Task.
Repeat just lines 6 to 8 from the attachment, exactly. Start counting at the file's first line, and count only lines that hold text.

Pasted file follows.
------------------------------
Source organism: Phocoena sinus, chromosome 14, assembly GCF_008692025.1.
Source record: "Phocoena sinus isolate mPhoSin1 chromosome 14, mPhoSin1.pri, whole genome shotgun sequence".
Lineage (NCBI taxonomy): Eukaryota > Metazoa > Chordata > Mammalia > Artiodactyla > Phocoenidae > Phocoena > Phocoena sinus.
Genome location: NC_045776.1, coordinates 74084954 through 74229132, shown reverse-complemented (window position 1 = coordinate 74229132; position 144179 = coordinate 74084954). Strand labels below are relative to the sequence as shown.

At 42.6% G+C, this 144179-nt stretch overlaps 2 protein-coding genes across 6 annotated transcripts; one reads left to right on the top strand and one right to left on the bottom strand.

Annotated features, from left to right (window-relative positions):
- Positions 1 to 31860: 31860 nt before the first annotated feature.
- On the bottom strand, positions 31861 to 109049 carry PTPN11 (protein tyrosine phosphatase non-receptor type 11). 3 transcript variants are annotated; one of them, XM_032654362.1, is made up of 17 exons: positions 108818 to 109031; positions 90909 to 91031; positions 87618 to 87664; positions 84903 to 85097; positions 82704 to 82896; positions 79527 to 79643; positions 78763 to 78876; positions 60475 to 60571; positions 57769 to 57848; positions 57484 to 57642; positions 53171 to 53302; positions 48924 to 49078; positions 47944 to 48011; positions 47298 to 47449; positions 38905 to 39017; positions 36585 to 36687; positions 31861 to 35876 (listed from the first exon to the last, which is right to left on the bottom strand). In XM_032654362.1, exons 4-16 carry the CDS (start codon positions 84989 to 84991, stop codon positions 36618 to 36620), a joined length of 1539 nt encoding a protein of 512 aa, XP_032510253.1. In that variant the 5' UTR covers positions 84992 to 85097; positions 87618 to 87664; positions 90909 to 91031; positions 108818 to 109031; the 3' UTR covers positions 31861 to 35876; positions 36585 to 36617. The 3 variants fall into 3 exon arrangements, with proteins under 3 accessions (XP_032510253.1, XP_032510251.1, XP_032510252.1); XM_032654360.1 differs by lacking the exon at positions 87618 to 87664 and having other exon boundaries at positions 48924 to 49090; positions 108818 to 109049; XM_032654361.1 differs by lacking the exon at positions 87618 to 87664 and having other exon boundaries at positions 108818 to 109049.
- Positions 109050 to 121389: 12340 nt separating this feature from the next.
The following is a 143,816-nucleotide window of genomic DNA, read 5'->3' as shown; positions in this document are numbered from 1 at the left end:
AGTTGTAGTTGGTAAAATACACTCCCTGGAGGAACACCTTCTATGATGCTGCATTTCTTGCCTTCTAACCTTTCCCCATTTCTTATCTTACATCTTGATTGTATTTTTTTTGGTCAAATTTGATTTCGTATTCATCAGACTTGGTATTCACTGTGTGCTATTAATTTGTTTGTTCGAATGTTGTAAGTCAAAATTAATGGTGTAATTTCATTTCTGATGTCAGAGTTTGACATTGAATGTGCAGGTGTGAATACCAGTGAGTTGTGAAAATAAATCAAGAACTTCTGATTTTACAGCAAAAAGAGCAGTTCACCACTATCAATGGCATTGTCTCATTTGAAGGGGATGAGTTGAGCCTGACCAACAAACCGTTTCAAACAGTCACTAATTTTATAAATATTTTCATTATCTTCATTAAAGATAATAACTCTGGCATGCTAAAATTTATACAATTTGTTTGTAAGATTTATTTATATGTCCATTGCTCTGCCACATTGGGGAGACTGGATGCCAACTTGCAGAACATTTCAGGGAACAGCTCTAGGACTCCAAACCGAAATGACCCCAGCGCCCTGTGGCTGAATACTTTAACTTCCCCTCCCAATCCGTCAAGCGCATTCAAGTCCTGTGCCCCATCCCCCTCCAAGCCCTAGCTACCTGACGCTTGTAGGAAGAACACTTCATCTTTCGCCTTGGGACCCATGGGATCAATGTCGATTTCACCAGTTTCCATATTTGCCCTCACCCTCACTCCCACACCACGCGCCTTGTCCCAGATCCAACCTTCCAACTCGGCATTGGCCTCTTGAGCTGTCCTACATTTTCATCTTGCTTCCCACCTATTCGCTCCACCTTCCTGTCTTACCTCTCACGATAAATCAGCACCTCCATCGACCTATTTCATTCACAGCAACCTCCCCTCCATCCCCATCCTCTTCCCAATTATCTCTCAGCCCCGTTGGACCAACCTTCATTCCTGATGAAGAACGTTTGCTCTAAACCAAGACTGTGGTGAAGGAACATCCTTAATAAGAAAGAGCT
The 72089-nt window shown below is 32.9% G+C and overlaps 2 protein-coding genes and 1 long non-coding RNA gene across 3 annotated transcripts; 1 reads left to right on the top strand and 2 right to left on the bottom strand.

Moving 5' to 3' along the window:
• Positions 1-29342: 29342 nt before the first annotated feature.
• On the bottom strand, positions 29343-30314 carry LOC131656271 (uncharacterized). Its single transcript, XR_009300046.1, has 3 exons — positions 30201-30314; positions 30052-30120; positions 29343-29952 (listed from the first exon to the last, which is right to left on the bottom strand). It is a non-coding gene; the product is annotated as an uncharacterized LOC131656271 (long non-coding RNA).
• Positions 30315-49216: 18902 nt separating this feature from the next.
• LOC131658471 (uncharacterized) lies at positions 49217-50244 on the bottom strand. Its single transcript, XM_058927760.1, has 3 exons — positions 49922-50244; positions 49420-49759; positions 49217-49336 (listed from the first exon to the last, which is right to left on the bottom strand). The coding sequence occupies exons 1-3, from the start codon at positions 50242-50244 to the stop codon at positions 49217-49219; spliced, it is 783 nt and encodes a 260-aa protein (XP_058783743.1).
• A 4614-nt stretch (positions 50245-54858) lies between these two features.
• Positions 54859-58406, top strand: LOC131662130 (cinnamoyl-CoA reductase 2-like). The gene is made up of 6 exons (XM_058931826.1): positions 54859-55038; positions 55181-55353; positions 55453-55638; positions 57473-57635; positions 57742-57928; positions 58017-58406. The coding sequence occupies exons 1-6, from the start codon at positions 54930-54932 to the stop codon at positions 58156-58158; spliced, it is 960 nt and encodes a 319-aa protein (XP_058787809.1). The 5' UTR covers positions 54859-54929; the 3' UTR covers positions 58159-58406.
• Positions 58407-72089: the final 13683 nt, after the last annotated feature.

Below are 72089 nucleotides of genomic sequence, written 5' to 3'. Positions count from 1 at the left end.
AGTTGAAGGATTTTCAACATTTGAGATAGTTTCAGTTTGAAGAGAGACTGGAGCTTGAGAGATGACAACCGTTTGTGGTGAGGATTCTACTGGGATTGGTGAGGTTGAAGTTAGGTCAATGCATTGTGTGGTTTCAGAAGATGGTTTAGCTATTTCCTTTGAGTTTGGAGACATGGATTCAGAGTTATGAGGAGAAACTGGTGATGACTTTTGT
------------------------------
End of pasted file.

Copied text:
Annotated features, from left to right (window-relative positions):
- Positions 1 to 31860: 31860 nt before the first annotated feature.
- On the bottom strand, positions 31861 to 109049 carry PTPN11 (protein tyrosine phosphatase non-receptor type 11). 3 transcript variants are annotated; one of them, XM_032654362.1, is made up of 17 exons: positions 108818 to 109031; positions 90909 to 91031; positions 87618 to 87664; positions 84903 to 85097; positions 82704 to 82896; positions 79527 to 79643; positions 78763 to 78876; positions 60475 to 60571; positions 57769 to 57848; positions 57484 to 57642; positions 53171 to 53302; positions 48924 to 49078; positions 47944 to 48011; positions 47298 to 47449; positions 38905 to 39017; positions 36585 to 36687; positions 31861 to 35876 (listed from the first exon to the last, which is right to left on the bottom strand). In XM_032654362.1, exons 4-16 carry the CDS (start codon positions 84989 to 84991, stop codon positions 36618 to 36620), a joined length of 1539 nt encoding a protein of 512 aa, XP_032510253.1. In that variant the 5' UTR covers positions 84992 to 85097; positions 87618 to 87664; positions 90909 to 91031; positions 108818 to 109031; the 3' UTR covers positions 31861 to 35876; positions 36585 to 36617. The 3 variants fall into 3 exon arrangements, with proteins under 3 accessions (XP_032510253.1, XP_032510251.1, XP_032510252.1); XM_032654360.1 differs by lacking the exon at positions 87618 to 87664 and having other exon boundaries at positions 48924 to 49090; positions 108818 to 109049; XM_032654361.1 differs by lacking the exon at positions 87618 to 87664 and having other exon boundaries at positions 108818 to 109049.